On February 1, 2012, Verizon FiOS began carrying Me-TV Hollywood in the Los Angeles area on channel 462. In October 2012, Time Warner Cable added Me-TV Hollywood on its Southern California systems on channel 137.12 As of 2013[update], other cable providers within the Los Angeles/Orange County area such as Charter Communications or Cox Communications do not carry Me-TV Hollywood on their lineup.
Due to KTTV holding exclusive local rights to I Love Lucy (as they have since the 1960s; these rights are also shared with sister station KCOP-TV), Me-TV will replace any scheduled airings of that program from the national feed with The Lucy Show instead (coincidentally, Me-TV aired The Lucy Show on its national feed from June to August 2013).
Syndicated programs that are broadcast on KDOC's main channel, 56.1 includes10 According to Jim, That 70's Show, Glee, Baggage, 1000 Ways to Die, Cheaters, The Daily Buzz, Frasier, Jeremiah, Justice for All with Judge Cristina Pérez, Last Shot With Judge Gunn, Law & Order: Criminal Intent, Seinfeld, Star Wars: The Clone Wars, 'Til Death, Trisha, Tyler Perry's House of Payne and We the People With Gloria Allred. The station also produces the local programs like, Box Office America.
KDOC also mainains broadcast rights to games from several local sports teams including the Anaheim Ducks, C.D. Chivas USA, the Los Angeles Galaxy and the Los Angeles Sparks, along with SEC college football and basketball and Big 12 college basketball games supplied by ESPN Plus. It also broadcasts the locally produced wrestling program Championship Wrestling from Hollywood.
On December 31, 2012, KDOC gained infamy for airing a live New Year's special hosted by comedian and actor Jamie Kennedy, featuring a large number of technical issues, dead air, unedited fleeting profanity, and a fight breaking out on-stage. A montage of clips from the special went viral after it was discovered by fellow comedian Patton Oswalt.13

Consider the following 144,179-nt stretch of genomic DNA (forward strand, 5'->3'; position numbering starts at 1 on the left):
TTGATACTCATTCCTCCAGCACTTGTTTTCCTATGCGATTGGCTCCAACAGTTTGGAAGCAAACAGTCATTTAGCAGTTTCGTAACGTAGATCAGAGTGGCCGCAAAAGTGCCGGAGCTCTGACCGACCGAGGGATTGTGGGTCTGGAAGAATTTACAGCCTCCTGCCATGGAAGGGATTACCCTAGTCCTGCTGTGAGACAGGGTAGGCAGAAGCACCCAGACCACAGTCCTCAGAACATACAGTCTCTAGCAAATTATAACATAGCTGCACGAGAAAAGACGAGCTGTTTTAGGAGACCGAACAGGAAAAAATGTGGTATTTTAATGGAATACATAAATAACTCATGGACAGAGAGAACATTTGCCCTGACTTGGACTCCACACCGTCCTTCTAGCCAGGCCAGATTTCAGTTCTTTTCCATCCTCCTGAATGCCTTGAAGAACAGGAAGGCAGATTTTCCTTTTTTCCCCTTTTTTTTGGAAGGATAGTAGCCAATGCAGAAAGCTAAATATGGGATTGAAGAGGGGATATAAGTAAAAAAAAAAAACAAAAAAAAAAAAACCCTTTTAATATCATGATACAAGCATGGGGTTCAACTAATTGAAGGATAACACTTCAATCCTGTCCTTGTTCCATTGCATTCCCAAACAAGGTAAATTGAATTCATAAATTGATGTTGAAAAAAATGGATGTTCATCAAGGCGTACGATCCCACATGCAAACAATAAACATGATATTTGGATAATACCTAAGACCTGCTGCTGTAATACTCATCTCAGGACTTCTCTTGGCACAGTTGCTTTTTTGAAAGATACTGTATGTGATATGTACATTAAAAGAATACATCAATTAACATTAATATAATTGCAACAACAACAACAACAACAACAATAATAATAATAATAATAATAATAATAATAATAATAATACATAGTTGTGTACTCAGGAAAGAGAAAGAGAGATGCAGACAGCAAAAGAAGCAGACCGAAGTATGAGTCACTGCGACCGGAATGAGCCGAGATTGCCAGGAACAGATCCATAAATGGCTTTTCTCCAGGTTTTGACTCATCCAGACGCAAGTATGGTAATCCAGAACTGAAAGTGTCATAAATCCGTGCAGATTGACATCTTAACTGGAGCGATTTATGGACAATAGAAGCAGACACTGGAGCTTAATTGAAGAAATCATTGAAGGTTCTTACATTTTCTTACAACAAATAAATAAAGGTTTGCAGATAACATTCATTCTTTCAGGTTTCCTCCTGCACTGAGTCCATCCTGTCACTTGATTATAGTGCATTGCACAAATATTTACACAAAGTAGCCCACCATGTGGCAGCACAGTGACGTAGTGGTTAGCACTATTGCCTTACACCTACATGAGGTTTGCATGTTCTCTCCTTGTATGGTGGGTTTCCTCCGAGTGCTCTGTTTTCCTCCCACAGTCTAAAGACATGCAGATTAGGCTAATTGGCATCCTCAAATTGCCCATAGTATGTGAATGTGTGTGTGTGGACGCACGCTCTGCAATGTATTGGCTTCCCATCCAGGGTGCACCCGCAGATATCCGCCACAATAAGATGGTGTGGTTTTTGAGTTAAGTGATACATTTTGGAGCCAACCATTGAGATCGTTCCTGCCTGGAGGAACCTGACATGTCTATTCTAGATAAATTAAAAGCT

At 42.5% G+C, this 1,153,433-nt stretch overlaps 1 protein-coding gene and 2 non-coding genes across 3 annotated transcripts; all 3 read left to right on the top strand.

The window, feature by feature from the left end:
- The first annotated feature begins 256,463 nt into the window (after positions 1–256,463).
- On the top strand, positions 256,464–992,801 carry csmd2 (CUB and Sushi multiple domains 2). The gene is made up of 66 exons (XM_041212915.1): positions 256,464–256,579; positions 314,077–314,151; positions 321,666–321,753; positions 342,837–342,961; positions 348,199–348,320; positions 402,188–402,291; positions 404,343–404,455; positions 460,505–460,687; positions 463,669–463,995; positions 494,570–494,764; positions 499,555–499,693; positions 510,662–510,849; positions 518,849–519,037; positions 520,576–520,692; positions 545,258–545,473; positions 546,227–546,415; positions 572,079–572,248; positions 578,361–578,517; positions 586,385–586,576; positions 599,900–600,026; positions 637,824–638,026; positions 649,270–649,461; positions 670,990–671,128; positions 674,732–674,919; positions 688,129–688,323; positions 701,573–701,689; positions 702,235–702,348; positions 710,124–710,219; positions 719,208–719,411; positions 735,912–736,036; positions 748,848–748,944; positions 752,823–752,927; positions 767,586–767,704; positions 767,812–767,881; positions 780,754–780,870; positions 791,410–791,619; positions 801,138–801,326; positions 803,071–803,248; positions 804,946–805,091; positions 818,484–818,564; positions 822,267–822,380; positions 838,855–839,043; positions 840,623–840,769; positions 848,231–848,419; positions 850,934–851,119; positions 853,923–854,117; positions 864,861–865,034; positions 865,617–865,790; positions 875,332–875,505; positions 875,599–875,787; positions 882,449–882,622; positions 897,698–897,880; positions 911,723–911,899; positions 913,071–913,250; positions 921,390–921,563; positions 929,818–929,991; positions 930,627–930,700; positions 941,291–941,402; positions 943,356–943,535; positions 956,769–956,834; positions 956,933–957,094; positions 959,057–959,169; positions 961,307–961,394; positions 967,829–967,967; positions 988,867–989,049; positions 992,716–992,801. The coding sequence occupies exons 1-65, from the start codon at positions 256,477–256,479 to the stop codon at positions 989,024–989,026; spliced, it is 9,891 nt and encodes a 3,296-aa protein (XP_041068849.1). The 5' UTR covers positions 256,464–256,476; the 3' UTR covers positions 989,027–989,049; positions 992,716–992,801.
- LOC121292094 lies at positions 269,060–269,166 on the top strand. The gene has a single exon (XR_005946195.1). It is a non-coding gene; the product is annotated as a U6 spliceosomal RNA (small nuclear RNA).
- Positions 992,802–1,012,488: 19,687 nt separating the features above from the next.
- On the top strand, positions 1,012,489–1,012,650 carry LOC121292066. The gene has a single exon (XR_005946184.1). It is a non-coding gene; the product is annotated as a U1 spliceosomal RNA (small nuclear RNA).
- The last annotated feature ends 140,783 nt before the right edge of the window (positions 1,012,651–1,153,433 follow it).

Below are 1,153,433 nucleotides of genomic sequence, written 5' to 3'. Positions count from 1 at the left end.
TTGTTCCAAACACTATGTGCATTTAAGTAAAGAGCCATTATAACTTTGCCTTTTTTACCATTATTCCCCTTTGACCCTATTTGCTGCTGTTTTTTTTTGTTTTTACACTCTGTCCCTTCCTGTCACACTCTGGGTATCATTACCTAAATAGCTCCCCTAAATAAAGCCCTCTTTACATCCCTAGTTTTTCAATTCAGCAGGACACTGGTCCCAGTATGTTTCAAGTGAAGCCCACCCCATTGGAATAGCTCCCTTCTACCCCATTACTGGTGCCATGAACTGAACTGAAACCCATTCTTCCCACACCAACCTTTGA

On November 21, 2013, KDOC-TV announced that it will launch an hour-long 8 p.m. newscast produced by KABC-TV in January 2014; the newscast will air seven nights a week. Concurrently, the station will also add a midnight rebroadcast of KABC's 11 p.m. newscast.14
On September 10, 2007, KDOC-TV in partnership with the Orange County Register, launched a morning newscast named Daybreak OC. The show initially covered Orange County-specific weather, traffic and news headlines; the program was broadcast in high-definition from its launch, after the station's studios moved to the Register's headquarters in Santa Ana, California.15 On September 8, 2008, the program was cut to one hour, moved to late morning and focused less on news.16 On October 14, 2008, the program was cancelled by KDOC following that day's show.17
- "Endless Classics" (2006–2009)
- "Discover Independent Television" (2009–2013)
- "Independent Like You" (2012–present)
- Multiple television listings sources
- Kdoc website Retrieved September 4, 2008
- Kdoc website Retrieved December 8, 2009
- RabbitEars TV Query for KDOC
- List of Digital Full-Power Stations
- "UPDATED List of Participants in the Analog Nightlight Program" (PDF). Federal Communications Commission. June 12, 2009. Retrieved June 4, 2012.
- KDOC Program Listings
- "KVME to join with KDOC in creating Me-TV Hollywood brand". Broadcasting & Cable. Retrieved April 24, 2012.
- Where to Watch Me-TV: Me-TV Hollywood
- "TV train wreck: Jamie Kennedy hosts terrible, horrible, no good, very bad New Year's Eve broadcast". Zap2It. Retrieved 3 January 2013.
- "KDOC To Air KABC-Produced Newscast". TVNewsCheck. November 21, 2013. Retrieved November 21, 2013.
- Orange County Register: "KDOC seeks to bring local news coverage to O.C." Retrieved March 3, 2013
- Show will move to 10 a.m. Retrieved May 22, 2011
- KDOC pulls plug on 'Daybreak OC' newscast Retrieved May 22, 2011
- KDOC-TV website
- Query the FCC's TV station database for KDOC
- BIAfn's Media Web Database -- Information on KDOC-TV
- Query TV Fool's coverage map for KDOC-DT